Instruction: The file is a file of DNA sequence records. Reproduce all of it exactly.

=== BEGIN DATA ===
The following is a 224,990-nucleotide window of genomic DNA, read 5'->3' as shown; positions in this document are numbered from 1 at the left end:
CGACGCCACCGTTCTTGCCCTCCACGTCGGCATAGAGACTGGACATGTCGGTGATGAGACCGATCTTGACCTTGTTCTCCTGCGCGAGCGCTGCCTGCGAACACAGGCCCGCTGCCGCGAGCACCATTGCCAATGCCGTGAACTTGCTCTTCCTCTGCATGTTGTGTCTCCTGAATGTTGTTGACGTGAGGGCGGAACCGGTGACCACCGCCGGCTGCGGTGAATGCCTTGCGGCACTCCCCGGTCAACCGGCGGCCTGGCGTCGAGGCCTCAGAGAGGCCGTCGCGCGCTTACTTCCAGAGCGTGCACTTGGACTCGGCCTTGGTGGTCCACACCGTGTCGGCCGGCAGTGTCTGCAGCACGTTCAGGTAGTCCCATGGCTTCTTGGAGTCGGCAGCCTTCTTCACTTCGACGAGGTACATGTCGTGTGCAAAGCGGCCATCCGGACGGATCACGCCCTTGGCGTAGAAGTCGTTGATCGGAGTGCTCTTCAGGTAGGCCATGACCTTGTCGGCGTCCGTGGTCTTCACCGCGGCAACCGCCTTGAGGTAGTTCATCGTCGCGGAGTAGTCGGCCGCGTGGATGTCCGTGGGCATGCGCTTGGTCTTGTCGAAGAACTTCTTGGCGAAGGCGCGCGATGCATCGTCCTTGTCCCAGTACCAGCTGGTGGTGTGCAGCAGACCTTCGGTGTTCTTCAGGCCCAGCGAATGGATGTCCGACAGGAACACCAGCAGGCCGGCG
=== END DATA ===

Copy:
The following is a 224,990-nucleotide window of genomic DNA, read 5'->3' as shown; positions in this document are numbered from 1 at the left end:
CGACGCCACCGTTCTTGCCCTCCACGTCGGCATAGAGACTGGACATGTCGGTGATGAGACCGATCTTGACCTTGTTCTCCTGCGCGAGCGCTGCCTGCGAACACAGGCCCGCTGCCGCGAGCACCATTGCCAATGCCGTGAACTTGCTCTTCCTCTGCATGTTGTGTCTCCTGAATGTTGTTGACGTGAGGGCGGAACCGGTGACCACCGCCGGCTGCGGTGAATGCCTTGCGGCACTCCCCGGTCAACCGGCGGCCTGGCGTCGAGGCCTCAGAGAGGCCGTCGCGCGCTTACTTCCAGAGCGTGCACTTGGACTCGGCCTTGGTGGTCCACACCGTGTCGGCCGGCAGTGTCTGCAGCACGTTCAGGTAGTCCCATGGCTTCTTGGAGTCGGCAGCCTTCTTCACTTCGACGAGGTACATGTCGTGTGCAAAGCGGCCATCCGGACGGATCACGCCCTTGGCGTAGAAGTCGTTGATCGGAGTGCTCTTCAGGTAGGCCATGACCTTGTCGGCGTCCGTGGTCTTCACCGCGGCAACCGCCTTGAGGTAGTTCATCGTCGCGGAGTAGTCGGCCGCGTGGATGTCCGTGGGCATGCGCTTGGTCTTGTCGAAGAACTTCTTGGCGAAGGCGCGCGATGCATCGTCCTTGTCCCAGTACCAGCTGGTGGTGTGCAGCAGACCTTCGGTGTTCTTCAGGCCCAGCGAATGGATGTCCGACAGGAACACCAGCAGGCCGGCG